Determining the age of your dog is important. Not only is it convenient to know how old your pet is, but their age can also correlate with other things. For example, the amount of food they should be eating, the types of health problems you should watch for, and their activity levels should all correlate to certain stages in their life. Knowing your pet’s age in dog years will also help you estimate how long your pet will live. It is common knowledge that dogs age faster than humans, but what are dog years exactly?
Facts about Dog Years
Most commonly people believe one human year equals seven dog years. Though this is what dog years average out to be, the truth is the pace of their development will vary. An example is that during their early years a puppy will mature more quickly. So the first year in a dog’s life could possibly equate to about 15 in human years.
Not only is development a factor in your dog’s years, but also size and breed contribute to how quickly your dog will age. Smaller dogs tend to live longer than larger dogs, reaching possibly 15 plus human years if they are healthy and well cared for. However, smaller breeds also mature more quickly early in their life. The larger breeds on the other hand, do not mature as quickly, but might be considered older by just age five.
Common Dog Sizes
- Small dogs are 20 lbs or less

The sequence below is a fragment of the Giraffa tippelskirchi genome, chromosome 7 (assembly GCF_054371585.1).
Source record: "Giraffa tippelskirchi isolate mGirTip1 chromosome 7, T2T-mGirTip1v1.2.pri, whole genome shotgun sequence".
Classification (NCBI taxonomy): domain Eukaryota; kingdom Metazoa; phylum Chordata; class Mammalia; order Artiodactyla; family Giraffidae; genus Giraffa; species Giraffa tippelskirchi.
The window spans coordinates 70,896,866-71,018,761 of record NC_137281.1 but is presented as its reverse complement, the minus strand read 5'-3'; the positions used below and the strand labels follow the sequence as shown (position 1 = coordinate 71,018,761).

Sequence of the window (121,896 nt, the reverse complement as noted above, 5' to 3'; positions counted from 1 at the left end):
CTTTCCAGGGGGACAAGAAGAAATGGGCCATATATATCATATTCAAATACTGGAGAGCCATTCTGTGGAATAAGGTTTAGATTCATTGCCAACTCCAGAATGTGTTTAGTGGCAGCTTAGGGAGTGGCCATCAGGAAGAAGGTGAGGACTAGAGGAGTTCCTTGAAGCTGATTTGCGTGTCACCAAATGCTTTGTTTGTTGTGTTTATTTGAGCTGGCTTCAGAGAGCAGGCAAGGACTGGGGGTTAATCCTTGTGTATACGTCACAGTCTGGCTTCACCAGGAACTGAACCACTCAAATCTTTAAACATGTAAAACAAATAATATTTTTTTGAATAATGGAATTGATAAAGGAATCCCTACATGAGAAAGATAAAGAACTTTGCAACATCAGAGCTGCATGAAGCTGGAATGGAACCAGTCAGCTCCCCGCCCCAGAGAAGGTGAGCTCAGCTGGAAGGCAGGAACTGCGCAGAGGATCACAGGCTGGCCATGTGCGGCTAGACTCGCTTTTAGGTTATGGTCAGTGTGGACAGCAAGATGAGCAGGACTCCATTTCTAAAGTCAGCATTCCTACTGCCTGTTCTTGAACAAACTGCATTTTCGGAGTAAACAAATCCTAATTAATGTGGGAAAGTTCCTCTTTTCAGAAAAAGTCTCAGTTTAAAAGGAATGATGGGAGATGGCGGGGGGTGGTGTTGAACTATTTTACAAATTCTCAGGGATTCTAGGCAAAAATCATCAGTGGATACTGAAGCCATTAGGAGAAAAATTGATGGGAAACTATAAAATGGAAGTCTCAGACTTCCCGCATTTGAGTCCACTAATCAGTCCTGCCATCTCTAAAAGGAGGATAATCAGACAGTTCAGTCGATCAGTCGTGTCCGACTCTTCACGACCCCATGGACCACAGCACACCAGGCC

- Medium dogs are 21 to 50 lbs
- Large dogs are 50 lbs or more
How to Estimate Dog Years
Sometimes a dog is adopted and their history is unknown. Whether they are a puppy or older dog, it can still be possible to estimate their age. For example, professionals can often use teeth to determine your dog’s age. Puppies receive all baby teeth by 8 weeks. By 7 months all permanent teeth have grown in. In the first two years teeth become dull, and rear teeth may show signs of yellowing.
Between 3 to 5 years dogs will have more tartar on all teeth and only slight signs of wear. Finally, from 10 to 15 years dogs teeth are all worn, there is heavy tartar buildup, and some teeth are likely to be missing. Other ways a vet can determine age is by looking at a dog’s bones, joints, internal organs, and muscles.
As with people, aging can bring on changes and challenges in your dog’s life. They could lose their ability to hear and see. They might lose some mobility and become obese. Some health conditions in older dogs include cancer, renal failure, arthritis, and heart problems. As a dog gains more years they may need changes in their care as well. Things like diet, exercise, and health treatments can all be impacted by dog years. So knowing a dog’s age is not only interesting, but helpful as well.
I've been a dog lover since the day I was born but it's the current four legged love of my life, Phoebe who inspired me to create the Munch.Zone.
We moved together from Israel to New York in 2013, love hiking together, and never pass up a trip to the dog park. Watching her over the years sparked so many questions about dog behavior and health needs, and it wasn't always easy to find answers. Thus, the Munch.Zone was born.
On any given day you'll find me watching Netflix originals, eating popcorn, and thinking about how to get into house flipping.